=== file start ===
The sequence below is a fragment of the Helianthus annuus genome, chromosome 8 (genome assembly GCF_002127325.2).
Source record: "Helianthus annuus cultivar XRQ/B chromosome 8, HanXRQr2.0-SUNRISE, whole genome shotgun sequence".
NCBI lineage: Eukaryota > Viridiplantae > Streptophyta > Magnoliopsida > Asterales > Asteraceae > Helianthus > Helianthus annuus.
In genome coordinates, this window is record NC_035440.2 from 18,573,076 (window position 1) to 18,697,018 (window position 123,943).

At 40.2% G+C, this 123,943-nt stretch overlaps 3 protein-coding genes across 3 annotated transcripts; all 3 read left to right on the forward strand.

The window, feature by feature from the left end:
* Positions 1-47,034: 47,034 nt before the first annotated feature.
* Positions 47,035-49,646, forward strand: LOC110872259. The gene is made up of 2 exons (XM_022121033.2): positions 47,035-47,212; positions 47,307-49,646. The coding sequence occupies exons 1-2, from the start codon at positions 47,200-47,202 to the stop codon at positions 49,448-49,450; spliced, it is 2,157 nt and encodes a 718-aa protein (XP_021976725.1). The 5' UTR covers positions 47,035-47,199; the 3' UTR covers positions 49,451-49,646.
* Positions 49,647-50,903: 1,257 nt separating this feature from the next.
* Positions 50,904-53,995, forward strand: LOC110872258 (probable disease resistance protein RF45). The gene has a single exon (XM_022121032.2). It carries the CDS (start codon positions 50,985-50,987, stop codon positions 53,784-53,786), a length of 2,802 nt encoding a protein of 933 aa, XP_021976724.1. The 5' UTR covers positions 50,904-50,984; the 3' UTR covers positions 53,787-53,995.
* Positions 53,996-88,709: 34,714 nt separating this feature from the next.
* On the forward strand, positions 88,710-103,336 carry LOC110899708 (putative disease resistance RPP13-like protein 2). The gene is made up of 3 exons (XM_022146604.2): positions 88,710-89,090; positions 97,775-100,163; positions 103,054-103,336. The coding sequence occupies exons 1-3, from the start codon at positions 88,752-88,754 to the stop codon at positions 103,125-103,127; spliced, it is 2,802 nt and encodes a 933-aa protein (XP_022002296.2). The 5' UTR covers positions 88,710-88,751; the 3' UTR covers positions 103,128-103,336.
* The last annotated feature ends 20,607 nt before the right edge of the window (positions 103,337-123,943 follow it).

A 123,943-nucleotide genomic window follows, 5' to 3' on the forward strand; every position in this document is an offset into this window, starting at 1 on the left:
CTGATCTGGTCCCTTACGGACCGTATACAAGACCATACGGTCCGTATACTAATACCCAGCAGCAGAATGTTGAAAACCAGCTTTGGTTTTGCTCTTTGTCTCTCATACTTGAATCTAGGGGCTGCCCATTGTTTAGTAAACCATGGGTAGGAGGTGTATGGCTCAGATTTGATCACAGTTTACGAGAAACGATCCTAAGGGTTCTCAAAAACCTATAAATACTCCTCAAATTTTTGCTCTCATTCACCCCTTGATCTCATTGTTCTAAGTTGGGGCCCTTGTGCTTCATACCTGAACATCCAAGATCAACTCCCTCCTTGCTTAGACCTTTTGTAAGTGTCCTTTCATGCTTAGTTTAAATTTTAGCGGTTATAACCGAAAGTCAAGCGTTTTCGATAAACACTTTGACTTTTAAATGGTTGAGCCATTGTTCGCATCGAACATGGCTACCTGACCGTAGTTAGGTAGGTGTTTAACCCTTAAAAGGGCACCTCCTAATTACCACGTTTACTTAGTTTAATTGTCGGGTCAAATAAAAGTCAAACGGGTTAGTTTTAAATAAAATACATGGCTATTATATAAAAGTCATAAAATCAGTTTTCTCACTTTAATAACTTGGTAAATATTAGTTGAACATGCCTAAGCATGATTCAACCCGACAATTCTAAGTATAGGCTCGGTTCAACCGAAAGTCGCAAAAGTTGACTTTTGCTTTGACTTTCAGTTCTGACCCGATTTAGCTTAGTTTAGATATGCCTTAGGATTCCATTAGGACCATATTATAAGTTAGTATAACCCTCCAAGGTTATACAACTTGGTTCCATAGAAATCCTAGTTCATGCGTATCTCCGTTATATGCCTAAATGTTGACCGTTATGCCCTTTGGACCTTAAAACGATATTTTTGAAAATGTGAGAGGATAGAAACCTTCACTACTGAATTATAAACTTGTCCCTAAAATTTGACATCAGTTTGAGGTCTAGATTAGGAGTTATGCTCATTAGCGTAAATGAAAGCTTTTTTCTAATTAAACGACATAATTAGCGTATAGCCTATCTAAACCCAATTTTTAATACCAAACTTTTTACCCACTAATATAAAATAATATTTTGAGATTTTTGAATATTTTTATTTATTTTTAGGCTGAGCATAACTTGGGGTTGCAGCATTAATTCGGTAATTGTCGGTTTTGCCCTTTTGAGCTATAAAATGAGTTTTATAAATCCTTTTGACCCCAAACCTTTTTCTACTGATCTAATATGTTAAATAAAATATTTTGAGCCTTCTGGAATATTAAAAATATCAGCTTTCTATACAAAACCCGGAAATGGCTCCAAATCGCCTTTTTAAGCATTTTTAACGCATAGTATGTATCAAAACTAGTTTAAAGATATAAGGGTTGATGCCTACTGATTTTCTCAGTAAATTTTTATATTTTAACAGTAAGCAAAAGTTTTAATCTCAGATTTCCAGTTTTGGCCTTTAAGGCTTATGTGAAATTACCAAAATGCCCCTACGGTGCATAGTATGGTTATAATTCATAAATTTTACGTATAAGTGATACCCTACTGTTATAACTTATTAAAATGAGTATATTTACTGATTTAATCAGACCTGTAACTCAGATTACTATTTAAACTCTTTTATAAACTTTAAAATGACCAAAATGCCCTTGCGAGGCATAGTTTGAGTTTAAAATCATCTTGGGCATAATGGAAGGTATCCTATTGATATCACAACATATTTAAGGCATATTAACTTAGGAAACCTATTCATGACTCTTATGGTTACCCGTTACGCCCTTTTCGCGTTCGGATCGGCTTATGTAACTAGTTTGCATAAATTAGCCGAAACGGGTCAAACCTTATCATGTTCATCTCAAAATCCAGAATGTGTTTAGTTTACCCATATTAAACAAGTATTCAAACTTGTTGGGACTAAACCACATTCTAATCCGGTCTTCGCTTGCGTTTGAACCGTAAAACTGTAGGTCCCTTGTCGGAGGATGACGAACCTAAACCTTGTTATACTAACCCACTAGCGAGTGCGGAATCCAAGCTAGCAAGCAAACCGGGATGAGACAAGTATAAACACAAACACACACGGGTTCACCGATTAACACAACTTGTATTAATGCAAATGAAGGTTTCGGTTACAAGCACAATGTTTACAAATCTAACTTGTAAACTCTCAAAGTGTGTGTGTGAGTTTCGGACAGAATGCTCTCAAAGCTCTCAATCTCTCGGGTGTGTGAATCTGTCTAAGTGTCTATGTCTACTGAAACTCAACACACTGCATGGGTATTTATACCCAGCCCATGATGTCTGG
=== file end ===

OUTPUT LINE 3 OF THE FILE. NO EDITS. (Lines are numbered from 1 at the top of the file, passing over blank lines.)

NCBI lineage: Eukaryota > Viridiplantae > Streptophyta > Magnoliopsida > Asterales > Asteraceae > Helianthus > Helianthus annuus.